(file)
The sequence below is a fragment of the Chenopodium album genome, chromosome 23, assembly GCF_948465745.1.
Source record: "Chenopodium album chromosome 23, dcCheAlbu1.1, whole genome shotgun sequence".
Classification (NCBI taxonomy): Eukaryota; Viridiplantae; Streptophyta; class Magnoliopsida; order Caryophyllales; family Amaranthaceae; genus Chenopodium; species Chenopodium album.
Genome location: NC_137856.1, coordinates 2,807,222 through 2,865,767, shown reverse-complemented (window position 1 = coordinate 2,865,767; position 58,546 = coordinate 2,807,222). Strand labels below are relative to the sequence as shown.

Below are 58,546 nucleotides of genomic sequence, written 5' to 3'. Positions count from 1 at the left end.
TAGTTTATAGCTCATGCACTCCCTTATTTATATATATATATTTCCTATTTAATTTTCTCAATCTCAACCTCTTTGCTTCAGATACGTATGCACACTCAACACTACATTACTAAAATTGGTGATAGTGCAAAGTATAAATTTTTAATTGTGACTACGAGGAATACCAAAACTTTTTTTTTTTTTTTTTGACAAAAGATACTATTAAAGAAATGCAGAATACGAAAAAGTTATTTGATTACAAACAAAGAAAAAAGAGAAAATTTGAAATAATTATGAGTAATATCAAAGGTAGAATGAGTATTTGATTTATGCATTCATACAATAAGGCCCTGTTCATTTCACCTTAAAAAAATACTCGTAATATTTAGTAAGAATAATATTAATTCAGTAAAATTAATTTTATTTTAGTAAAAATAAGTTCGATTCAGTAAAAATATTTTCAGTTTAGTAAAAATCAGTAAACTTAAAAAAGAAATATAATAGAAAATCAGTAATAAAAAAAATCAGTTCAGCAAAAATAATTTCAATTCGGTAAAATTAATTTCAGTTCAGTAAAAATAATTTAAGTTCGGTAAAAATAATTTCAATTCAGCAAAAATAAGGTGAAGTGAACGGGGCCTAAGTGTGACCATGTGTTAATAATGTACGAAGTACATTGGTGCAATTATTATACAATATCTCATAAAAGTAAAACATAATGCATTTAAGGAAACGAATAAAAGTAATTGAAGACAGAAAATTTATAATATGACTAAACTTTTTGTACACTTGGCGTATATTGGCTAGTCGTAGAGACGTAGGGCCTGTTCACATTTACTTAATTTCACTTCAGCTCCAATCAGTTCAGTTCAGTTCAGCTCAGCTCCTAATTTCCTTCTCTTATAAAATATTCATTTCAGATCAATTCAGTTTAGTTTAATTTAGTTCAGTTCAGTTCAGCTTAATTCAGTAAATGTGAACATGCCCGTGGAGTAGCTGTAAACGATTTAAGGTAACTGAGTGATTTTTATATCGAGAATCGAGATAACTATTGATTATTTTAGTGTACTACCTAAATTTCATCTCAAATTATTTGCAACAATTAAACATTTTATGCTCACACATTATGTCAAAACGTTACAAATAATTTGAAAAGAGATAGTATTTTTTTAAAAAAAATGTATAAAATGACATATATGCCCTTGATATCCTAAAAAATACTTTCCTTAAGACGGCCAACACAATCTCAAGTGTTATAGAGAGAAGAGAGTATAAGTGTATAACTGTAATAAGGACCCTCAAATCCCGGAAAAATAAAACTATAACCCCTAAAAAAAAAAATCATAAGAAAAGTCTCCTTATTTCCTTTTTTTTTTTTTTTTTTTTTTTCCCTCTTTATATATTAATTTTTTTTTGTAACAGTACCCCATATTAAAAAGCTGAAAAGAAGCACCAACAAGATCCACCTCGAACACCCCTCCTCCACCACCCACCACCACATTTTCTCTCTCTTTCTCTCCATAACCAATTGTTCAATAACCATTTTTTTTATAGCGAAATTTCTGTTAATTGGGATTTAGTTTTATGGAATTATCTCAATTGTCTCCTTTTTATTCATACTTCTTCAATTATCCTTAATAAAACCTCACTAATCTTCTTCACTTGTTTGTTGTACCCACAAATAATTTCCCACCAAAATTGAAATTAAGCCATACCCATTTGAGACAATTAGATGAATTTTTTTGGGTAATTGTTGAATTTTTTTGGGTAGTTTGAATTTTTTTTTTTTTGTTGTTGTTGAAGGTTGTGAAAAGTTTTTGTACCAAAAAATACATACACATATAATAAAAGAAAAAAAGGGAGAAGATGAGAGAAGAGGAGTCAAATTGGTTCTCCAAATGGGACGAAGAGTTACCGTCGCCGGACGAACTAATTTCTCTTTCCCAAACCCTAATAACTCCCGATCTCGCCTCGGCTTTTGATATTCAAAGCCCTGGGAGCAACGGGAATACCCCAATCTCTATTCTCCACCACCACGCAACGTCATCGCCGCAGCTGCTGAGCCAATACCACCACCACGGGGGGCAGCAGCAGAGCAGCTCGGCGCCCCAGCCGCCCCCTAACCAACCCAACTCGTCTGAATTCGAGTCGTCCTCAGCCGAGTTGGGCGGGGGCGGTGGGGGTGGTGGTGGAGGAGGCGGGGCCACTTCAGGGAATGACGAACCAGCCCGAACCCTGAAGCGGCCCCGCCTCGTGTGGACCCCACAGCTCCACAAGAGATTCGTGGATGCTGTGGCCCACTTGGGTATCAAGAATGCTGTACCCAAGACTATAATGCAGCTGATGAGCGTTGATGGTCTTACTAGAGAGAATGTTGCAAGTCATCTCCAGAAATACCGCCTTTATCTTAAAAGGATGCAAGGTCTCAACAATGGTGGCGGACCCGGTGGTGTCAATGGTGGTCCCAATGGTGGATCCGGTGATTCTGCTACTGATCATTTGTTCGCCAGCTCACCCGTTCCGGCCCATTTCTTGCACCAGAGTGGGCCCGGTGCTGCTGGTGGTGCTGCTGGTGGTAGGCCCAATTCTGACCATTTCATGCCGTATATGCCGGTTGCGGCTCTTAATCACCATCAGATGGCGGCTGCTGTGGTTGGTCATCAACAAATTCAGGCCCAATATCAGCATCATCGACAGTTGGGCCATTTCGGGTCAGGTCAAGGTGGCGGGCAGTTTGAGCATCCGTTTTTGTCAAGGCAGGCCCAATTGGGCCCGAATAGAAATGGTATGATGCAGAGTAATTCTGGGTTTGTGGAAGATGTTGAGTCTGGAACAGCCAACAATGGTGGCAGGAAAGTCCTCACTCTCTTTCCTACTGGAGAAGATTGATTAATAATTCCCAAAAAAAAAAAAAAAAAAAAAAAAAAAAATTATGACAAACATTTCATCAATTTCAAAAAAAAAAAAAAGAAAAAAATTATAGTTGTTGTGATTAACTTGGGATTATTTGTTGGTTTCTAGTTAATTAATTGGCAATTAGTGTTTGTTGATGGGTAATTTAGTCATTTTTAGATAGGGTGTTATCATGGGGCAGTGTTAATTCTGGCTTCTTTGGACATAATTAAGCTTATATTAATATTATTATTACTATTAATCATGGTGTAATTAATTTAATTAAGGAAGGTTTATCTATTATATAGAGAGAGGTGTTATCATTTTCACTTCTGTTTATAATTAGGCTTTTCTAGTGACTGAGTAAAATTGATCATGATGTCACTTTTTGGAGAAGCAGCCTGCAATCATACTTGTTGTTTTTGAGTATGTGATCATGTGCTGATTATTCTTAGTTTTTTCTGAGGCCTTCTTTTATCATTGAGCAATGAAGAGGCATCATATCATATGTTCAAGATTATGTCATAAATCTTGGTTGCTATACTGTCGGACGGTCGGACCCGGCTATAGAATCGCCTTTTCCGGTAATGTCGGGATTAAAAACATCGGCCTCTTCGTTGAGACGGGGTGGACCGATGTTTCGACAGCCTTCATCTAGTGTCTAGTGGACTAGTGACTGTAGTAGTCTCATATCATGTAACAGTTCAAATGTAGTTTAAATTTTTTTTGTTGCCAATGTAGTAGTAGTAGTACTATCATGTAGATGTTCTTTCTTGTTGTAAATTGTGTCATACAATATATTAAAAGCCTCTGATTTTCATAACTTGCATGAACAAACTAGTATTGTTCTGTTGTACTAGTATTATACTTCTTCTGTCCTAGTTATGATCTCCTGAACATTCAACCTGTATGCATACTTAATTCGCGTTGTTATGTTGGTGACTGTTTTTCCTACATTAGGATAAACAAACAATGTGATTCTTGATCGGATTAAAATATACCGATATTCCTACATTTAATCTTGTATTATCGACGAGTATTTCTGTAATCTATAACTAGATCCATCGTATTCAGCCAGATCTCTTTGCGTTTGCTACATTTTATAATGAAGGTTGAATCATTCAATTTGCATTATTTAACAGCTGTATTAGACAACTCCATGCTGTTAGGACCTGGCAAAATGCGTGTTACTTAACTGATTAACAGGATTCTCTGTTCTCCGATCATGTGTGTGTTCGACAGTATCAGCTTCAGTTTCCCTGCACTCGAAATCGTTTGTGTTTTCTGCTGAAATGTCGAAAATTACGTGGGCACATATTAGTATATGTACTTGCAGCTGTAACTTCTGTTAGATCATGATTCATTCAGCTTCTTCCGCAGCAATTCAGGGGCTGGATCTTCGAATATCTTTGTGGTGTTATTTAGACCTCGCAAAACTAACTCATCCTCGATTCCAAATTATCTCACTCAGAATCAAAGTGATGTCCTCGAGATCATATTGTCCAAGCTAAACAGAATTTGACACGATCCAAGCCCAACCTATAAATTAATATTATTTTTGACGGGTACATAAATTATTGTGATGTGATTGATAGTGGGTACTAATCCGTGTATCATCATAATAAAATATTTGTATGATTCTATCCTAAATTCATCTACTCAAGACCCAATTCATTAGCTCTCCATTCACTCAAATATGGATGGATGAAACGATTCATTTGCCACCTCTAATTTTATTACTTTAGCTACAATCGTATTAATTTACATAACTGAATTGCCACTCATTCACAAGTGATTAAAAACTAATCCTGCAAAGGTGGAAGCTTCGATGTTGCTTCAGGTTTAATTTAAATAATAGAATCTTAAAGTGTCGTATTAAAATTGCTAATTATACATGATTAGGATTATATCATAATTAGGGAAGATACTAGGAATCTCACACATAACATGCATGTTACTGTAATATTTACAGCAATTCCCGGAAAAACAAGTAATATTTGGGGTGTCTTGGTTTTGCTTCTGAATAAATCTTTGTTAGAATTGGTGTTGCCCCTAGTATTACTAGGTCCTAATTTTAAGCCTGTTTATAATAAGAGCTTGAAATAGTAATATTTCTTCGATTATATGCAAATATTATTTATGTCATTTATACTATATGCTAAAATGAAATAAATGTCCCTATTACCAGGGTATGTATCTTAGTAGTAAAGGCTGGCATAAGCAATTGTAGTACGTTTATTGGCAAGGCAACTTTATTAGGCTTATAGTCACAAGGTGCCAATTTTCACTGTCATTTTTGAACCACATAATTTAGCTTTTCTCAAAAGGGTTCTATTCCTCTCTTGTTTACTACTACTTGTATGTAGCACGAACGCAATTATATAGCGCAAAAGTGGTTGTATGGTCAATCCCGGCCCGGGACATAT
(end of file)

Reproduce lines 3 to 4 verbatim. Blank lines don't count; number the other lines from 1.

Classification (NCBI taxonomy): Eukaryota; Viridiplantae; Streptophyta; class Magnoliopsida; order Caryophyllales; family Amaranthaceae; genus Chenopodium; species Chenopodium album.
Genome location: NC_137856.1, coordinates 2,807,222 through 2,865,767, shown reverse-complemented (window position 1 = coordinate 2,865,767; position 58,546 = coordinate 2,807,222). Strand labels below are relative to the sequence as shown.